At National Seminar, Dr. Richard David discussed his work at Chicago’s John H. Stroger, Jr. Hospital (formerly Cook County Hospital) and his findings about stress as a contributing factor leading to higher incidences of premature birth, health and development issues, as well as maternal and fetal deaths He emphasized the effects of racism and sexism on women as root causes of poor outcomes for mothers and babies. Dr. David then told us that plans were underway to close the pediatric inpatient unit at his hospital that serves a low-income community of color and therefore the most vulnerable of patients. Dr. David intimated that the closing was a direct move to end public healthcare in Chicago. A vote on the closure was scheduled for the following day and immediately a group of United Methodist Women from the Seminar had mobilized. They protested in front of the hospital garnering national news attention and attended the board meeting to make the case for justice over dollars. Their presence was heard and acknowledged yet there is no decision about the closing as of yet.IMG_0141

Climate Justice. The effects of climate change fall disproportionately on poor people around the world making climate justice about human rights and discrimination. Hurricanes, heat waves, tsunamis, flooding, wildfires, disappearing islands and ice caps – the ravages of climate change effect mortality and health. “Climatic conditions affect diseases transmitted through water, and via vectors such as mosquitoes. Climate-sensitive diseases are among the largest global killers. Diarrhea, malaria and protein-energy malnutrition alone caused more than 3.3 million deaths globally in 2002, with 29% of these deaths occurring in the Region of Africa.” Climate and health Fact sheet, July 2005, World Health Organization, http://www.who.int/globalchange/news/fsclimandhealth/en/print.html

The plenary session on Climate Justice at National Seminar had us role-play a scenario involving all the players in an Appalachian Mountaintop Removal setting. We met in town hall style meetings to address all those affected in the area. The community organization model that was used was informative, enlightening and at times frustrating. All interests were considered and a plan of action was made. At the conclusion of the activity we were informed that 1.) The scenario was not fictional and had in fact taken place; and 2.) Both state and federal representatives were on the take from the coal companies. Needless to say, it was a fascinating and frustrating exercise.

  • Recommended Reading:
  • Moral Ground, Ethical Action for a Planet In Peril, Moore & Nelson, Editors
  • Finding Higher Ground, Adaption in the Age of Warming, Amy Seidl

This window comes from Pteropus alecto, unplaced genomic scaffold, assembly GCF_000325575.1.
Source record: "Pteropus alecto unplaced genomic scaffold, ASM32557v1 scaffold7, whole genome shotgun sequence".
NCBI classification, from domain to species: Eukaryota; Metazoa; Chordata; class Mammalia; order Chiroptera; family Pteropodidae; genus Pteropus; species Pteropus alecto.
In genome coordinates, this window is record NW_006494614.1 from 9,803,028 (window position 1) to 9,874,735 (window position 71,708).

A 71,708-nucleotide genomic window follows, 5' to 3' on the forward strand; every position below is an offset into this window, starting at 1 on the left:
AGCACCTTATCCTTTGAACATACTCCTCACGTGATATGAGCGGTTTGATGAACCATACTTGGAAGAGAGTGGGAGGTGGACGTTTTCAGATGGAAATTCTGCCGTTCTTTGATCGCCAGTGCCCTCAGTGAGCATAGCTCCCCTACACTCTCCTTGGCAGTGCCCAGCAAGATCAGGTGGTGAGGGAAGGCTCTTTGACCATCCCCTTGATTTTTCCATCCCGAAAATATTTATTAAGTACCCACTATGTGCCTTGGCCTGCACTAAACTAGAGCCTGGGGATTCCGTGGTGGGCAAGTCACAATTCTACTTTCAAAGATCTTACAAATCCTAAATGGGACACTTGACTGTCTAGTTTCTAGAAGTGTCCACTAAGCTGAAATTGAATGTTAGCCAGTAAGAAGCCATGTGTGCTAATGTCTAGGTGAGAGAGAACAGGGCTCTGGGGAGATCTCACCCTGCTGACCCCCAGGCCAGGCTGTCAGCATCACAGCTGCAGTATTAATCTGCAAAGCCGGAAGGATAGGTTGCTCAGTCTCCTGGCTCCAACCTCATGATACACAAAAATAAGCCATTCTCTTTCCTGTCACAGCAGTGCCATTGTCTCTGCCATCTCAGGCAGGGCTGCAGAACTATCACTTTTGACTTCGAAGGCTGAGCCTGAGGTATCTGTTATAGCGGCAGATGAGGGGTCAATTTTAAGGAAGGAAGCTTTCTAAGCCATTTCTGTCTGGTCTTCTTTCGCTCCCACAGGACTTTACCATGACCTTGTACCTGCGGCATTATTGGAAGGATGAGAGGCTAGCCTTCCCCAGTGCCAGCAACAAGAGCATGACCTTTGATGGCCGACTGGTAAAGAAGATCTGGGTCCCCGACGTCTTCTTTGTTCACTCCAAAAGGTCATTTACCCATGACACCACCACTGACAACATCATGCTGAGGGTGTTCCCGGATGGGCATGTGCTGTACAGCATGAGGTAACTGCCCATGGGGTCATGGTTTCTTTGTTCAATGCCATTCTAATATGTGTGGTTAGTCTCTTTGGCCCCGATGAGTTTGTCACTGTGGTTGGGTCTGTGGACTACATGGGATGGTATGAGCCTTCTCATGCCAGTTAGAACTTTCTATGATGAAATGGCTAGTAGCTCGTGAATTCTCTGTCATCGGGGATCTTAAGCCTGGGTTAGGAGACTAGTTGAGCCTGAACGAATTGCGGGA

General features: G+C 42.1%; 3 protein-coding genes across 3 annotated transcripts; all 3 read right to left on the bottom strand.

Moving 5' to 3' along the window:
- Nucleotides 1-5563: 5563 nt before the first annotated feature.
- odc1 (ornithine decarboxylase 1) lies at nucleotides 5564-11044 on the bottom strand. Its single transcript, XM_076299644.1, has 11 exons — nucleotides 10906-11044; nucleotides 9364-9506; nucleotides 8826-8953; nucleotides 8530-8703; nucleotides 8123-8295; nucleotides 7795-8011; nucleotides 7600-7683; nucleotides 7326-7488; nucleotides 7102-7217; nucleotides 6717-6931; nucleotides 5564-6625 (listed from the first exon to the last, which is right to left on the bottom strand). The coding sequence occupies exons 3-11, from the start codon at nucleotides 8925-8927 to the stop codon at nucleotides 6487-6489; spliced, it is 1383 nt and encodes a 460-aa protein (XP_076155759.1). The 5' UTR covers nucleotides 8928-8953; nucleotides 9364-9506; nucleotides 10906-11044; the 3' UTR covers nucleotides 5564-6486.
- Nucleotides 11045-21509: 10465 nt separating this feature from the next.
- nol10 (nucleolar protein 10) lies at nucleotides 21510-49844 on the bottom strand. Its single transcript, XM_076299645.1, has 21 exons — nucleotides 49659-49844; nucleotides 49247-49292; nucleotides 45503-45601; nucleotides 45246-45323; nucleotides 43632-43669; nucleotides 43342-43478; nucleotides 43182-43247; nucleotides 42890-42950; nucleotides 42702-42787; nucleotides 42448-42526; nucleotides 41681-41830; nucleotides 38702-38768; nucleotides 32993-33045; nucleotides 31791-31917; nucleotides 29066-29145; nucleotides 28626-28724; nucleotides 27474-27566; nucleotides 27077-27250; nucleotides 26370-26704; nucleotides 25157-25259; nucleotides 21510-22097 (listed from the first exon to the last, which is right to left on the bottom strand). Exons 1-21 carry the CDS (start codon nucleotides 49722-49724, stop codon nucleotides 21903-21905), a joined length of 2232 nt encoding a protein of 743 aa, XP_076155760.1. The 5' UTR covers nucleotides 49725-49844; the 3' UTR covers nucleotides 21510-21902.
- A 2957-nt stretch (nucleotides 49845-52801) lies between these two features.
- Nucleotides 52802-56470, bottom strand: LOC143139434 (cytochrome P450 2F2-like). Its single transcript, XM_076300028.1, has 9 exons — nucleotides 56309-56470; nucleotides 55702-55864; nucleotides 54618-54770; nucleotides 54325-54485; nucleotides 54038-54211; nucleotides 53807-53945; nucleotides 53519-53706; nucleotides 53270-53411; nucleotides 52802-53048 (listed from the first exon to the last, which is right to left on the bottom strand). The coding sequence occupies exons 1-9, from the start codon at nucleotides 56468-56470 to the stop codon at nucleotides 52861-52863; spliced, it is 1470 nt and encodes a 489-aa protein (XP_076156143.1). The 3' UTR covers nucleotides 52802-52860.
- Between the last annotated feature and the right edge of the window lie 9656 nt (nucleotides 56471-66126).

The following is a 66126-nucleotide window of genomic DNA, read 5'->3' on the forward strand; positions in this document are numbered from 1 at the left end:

While at National Seminar I also attended a workshop on Anti-Oppression where we discussed many pertinent issues. In addition, I toured Chicago’s Little Village with the Little Village Environmental Justice Organization. This predominantly Hispanic neighborhood was once in the shadows of one of the filthiest coal burning plants in the country and has organized to build a sustainable community. I also participated in a community action event with the Community Renewal Society where we gained commitments from some Southside Aldermen and Commissioners for their Reclaim Campaign and Chicago Police Accountability Platform.

IMG_0949National Seminar was an amazing, energizing and enlightening experience. I was challenged intellectually, spiritually and emotionally. The experience was sometimes hard, sometimes sad, sometimes joyful and sometimes painful. But I made friends, heard the call and will now begin to answer.

Much of the work we will be doing over the next few years deal specifically with issues of anti-oppression, the celebration of diversity and the inclusion of all God’s people (i.e., the full and equal participation of all.) Too often in our churches we are focused on charity and not justice. Addressing people’s personal problems through charity creates an instant band-aide, eases immediate suffering and certainly makes our giving congregations feel good. On the other hand, as United Methodist Women we are called to work to bring structural changes to our communities, our nation and our world. We are addressing inequities in our society, we are challenged to be activists for justice on behalf of women and children, we are called to educate and advocate for social change.

I encourage you to visit the topical webinars that were required of us before Seminar. They can be found at: http://www.unitedmethodistwomen.org/national-seminar/webinars

I also ask you follow, like and share our Conference Facebook page: East Ohio Conference UMW – Social Action: https://www.facebook.com/groups/1668907840013283/. And please stay informed by regularly checking the UMW Website at www.unitedmethodistwomen.org.